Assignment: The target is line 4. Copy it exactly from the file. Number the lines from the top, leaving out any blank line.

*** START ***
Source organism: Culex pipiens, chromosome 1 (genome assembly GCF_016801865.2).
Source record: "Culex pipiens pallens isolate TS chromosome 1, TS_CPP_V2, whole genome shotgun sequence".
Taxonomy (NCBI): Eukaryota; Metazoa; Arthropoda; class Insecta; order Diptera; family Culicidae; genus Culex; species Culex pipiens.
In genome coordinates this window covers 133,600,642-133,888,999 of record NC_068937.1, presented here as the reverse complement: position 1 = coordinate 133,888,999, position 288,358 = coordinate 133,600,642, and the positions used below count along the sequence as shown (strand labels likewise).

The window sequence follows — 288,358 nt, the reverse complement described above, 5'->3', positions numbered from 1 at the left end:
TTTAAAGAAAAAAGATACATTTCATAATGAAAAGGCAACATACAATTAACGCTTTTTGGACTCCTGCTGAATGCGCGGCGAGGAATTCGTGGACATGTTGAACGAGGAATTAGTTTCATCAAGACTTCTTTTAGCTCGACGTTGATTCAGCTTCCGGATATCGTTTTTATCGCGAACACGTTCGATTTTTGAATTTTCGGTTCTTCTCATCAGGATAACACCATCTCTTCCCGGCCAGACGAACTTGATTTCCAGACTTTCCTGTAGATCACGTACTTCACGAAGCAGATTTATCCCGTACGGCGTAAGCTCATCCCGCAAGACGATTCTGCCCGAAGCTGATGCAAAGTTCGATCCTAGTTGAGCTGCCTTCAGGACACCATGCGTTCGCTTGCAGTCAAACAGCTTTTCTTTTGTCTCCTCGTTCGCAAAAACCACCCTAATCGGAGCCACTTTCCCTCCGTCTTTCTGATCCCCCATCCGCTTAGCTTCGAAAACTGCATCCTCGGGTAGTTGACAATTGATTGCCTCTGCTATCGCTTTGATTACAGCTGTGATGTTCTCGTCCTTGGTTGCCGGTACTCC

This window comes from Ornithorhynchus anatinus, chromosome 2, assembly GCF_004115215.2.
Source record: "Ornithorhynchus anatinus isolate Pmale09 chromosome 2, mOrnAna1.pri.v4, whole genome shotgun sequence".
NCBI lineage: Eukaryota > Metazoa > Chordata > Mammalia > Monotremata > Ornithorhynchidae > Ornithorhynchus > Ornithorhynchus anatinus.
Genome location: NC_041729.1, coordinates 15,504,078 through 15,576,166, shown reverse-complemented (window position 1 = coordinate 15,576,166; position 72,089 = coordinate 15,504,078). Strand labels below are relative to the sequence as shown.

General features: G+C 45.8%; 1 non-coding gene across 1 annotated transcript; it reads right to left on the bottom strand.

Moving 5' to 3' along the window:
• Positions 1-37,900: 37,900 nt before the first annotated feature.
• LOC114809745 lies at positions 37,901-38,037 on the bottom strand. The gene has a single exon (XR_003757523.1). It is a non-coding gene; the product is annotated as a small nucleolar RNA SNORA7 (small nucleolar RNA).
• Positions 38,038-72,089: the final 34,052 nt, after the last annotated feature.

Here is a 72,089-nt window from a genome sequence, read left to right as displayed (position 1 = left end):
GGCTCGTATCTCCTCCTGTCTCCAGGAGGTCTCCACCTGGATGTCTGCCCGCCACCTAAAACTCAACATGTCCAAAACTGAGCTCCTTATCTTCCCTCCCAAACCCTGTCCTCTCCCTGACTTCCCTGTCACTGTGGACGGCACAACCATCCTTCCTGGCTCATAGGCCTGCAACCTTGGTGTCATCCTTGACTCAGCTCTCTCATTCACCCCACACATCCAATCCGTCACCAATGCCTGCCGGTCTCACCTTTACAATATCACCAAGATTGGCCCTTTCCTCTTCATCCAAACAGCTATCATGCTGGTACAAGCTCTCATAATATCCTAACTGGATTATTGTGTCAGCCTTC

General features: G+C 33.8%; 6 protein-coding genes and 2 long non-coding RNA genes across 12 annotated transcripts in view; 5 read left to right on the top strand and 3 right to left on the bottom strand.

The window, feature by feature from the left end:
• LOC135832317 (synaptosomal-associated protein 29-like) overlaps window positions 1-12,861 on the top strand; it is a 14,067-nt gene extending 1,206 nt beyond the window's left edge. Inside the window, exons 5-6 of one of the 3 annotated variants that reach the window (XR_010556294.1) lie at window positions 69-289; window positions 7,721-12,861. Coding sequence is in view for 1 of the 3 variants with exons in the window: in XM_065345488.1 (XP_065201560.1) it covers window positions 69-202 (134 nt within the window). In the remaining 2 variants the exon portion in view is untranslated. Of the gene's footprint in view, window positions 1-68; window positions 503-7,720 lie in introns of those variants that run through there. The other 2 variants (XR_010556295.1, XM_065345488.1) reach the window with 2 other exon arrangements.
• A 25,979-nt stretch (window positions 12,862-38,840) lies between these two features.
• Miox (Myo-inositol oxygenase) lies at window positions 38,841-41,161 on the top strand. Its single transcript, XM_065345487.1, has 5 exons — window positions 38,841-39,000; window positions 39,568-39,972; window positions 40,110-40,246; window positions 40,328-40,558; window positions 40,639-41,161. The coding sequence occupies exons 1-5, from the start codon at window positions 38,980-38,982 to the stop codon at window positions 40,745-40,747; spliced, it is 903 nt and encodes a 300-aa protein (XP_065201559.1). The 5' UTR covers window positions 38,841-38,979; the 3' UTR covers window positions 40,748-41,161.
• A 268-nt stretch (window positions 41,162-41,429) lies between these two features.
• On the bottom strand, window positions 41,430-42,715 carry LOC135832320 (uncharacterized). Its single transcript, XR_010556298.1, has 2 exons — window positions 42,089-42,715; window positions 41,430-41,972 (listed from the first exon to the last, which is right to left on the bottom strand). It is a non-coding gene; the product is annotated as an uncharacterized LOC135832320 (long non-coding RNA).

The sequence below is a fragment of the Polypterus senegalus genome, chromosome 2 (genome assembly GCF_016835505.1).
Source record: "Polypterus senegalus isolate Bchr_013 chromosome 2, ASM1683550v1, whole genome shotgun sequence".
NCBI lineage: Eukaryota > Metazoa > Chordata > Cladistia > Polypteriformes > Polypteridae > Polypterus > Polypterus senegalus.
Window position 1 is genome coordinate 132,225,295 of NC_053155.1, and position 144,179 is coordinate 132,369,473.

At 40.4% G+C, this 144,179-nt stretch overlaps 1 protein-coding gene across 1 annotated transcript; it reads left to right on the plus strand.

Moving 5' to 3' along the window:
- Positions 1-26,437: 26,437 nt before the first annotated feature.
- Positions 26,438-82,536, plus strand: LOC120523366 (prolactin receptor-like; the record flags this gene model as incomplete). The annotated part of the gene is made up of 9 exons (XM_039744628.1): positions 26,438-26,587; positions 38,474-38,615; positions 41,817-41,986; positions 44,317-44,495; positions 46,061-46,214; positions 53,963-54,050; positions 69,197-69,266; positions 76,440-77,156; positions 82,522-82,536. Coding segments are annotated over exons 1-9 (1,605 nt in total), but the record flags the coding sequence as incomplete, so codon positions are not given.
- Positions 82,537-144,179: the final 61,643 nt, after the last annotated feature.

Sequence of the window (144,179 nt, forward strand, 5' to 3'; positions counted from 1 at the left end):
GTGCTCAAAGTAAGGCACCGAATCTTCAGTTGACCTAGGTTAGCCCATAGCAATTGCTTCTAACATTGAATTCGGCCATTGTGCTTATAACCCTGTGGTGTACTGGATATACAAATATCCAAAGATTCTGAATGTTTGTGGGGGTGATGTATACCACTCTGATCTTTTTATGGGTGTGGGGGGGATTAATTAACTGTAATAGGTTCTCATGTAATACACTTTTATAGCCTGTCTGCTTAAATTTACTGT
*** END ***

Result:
In genome coordinates this window covers 133,600,642-133,888,999 of record NC_068937.1, presented here as the reverse complement: position 1 = coordinate 133,888,999, position 288,358 = coordinate 133,600,642, and the positions used below count along the sequence as shown (strand labels likewise).